What does it take to make a transition to a green economy successful? In many cases, green reforms have encountered protests and even political unrest. Meet Niklas Harring, a researcher at the Department of Political Science at the University of Gothenburg, who has compiled a briefing note, that is, a guide on acceptance and inclusion for such reforms.
What is the purpose of this guide?
I want to emphasize the importance of public acceptance. For instance, in order to understand policy feasibility, it’s not enough to discuss optimal climate tax level we also have to include the aspects of acceptability and inclusion.
Why is that important?
For one thing, there is the normative factor, that is, in a democracy, politics should reflect people’s opinions.
But there are also the practical factors: For example, that acceptance of a policy can increase compliance.
Within the expert community, there is a strong belief in carbon pricing. But expert support is not enough, you have to consider the people’s attitudes to have a successful implementation. One well-known example is the yellow vest protests in France, where people with low incomes in rural areas experienced that climate taxes would affect them much more than people with high incomes (who in addition often live in big cities and are not as dependent on their cars). As you know that didn’t land well.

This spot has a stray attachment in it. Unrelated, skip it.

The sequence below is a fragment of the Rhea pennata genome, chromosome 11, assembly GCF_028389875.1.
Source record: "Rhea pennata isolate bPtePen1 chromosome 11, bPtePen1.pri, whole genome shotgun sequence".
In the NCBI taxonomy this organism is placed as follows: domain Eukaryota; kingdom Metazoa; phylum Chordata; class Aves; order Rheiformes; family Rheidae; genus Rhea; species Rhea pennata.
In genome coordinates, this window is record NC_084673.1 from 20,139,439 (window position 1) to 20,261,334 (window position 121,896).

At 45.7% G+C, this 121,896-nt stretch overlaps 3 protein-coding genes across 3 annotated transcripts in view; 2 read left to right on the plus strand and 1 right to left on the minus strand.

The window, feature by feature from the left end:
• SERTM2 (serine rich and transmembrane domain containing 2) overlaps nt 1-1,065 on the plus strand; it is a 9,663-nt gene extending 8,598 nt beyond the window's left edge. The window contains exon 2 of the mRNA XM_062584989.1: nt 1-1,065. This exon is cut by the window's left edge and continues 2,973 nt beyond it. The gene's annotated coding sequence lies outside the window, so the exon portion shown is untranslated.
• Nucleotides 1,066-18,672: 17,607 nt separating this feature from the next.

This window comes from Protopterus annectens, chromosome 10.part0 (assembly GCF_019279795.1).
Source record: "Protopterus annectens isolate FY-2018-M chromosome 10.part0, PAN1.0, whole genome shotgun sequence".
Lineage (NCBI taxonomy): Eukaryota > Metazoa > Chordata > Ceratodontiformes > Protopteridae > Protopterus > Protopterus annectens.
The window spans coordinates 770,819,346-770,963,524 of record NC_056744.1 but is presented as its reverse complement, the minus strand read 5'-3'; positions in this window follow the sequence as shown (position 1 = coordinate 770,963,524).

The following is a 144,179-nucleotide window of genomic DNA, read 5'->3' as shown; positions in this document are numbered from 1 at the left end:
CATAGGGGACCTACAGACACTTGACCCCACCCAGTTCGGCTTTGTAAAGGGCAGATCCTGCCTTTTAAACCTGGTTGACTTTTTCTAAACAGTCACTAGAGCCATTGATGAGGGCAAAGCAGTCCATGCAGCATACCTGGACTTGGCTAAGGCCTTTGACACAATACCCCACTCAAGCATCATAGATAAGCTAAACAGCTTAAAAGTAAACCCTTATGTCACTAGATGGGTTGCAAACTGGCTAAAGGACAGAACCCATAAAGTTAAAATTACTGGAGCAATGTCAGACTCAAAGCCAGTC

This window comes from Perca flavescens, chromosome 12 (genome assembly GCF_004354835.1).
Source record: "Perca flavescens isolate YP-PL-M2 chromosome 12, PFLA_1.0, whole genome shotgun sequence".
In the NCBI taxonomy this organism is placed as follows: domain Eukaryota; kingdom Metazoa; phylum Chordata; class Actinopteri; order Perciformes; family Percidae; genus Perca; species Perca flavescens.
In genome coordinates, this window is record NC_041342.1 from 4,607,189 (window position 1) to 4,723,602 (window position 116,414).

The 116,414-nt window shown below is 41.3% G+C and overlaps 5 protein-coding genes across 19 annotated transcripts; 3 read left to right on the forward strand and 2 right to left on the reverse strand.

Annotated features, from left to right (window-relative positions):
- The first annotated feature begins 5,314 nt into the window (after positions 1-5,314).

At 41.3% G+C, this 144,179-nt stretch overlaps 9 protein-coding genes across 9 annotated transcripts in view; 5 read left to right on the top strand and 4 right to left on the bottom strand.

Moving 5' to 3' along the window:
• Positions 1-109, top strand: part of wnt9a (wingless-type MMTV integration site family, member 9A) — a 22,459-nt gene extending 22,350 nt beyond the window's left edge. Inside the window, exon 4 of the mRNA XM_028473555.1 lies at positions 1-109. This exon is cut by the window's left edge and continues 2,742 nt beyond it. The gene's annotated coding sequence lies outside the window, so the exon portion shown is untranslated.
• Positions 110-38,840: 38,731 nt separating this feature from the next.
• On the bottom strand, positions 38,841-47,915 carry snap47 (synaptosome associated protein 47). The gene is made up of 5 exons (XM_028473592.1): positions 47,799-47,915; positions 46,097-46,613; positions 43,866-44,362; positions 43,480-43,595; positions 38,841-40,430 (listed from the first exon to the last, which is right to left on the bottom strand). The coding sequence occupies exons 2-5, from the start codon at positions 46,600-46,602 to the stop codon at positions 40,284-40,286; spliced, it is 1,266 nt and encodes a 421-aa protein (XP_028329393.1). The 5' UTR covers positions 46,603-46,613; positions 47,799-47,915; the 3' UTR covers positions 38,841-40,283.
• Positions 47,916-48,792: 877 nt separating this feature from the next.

Who is this guide intended for?
Primarily politicians, civil servants at tax authorities, and environmental protection agencies. It’s also useful for researchers and others who want a better understanding of this topic and want to get an overview of research in the field.
Many countries are about to implement policies for a green transition, so I hope it will be relevant for many stakeholders.
Have you found any major knowledge gaps?
Yes, a lot of research has been conducted in the Global North, but not much in Africa and Asia. Some findings are likely to be generalizable while others are not. For example, in Europe there is the political left-right scale that explains many differences in attitudes, in the US a dividing line goes between democrats and republicans. But what is the situation when the conflict lines look different? Can it be rural versus urban areas, ethnic groups, or religion?
The researcher community has a great responsibility to fill in those gaps.
By: Petra Hansson
Facts, the Inclusive Green Economy (IGE) program
EfD and Gothenburg Centre for Sustainable Development (GMV), collaborate in an extensive program for capacity development in Eastern Africa, IGE. This program strengthens the national capacity to create an inclusive green economy. The training focuses on economic instruments while considering the social aspects of the policy implementations.
The guide is produced within this program.